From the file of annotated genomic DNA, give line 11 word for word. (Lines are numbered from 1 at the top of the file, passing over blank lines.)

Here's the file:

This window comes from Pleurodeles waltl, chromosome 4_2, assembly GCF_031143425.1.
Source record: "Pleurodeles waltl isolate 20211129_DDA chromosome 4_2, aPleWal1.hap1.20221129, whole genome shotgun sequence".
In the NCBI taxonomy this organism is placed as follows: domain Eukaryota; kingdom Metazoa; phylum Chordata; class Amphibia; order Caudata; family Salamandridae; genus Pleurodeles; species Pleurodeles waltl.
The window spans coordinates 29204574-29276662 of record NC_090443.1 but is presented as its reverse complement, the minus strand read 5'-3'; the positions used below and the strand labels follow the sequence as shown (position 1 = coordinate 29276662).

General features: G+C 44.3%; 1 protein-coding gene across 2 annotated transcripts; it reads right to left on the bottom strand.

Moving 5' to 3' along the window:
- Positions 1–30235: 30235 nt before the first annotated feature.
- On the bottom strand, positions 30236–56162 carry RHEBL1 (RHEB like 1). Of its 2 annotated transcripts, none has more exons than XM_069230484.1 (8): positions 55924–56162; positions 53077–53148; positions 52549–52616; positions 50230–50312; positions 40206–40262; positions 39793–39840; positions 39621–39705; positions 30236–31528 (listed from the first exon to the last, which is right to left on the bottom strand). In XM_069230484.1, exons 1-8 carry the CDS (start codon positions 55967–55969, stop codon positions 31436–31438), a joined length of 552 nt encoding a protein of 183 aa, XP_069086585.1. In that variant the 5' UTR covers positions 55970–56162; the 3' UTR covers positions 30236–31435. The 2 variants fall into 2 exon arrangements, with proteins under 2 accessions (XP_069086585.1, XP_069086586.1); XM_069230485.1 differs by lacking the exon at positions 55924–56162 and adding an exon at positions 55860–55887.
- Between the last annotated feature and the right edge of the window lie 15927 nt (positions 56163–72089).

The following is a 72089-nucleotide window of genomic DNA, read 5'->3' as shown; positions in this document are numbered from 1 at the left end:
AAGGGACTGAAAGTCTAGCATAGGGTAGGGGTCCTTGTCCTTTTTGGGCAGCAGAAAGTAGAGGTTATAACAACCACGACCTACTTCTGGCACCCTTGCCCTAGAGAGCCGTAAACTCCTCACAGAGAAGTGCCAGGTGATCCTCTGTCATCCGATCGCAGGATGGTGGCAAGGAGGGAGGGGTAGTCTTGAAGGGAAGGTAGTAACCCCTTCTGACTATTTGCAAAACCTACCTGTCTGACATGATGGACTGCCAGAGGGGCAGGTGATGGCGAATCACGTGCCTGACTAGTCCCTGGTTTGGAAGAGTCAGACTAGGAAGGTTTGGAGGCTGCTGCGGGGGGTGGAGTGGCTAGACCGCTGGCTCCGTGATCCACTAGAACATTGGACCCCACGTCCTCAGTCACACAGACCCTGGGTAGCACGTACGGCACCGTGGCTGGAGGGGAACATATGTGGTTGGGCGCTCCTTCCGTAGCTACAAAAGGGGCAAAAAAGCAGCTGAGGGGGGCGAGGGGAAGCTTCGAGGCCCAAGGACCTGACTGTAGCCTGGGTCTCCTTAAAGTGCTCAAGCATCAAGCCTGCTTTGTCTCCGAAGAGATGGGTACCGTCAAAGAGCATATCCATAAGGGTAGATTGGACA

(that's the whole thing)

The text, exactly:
AAGGGACTGAAAGTCTAGCATAGGGTAGGGGTCCTTGTCCTTTTTGGGCAGCAGAAAGTAGAGGTTATAACAACCACGACCTACTTCTGGCACCCTTGCCCTAGAGAGCCGTAAACTCCTCACAGAGAAGTGCCAGGTGATCCTCTGTCATCCGATCGCAGGATGGTGGCAAGGAGGGAGGGGTAGTCTTGAAGGGAAGGTAGTAACCCCTTCTGACTATTTGCAAAACCTACCTGTCTGACATGATGGACTGCCAGAGGGGCAGGTGATGGCGAATCACGTGCCTGACTAGTCCCTGGTTTGGAAGAGTCAGACTAGGAAGGTTTGGAGGCTGCTGCGGGGGGTGGAGTGGCTAGACCGCTGGCTCCGTGATCCACTAGAACATTGGACCCCACGTCCTCAGTCACACAGACCCTGGGTAGCACGTACGGCACCGTGGCTGGAGGGGAACATATGTGGTTGGGCGCTCCTTCCGTAGCTACAAAAGGGGCAAAAAAGCAGCTGAGGGGGGCGAGGGGAAGCTTCGAGGCCCAAGGACCTGACTGTAGCCTGGGTCTCCTTAAAGTGCTCAAGCATCAAGCCTGCTTTGTCTCCGAAGAGATGGGTACCGTCAAAGAGCATATCCATAAGGGTAGATTGGACA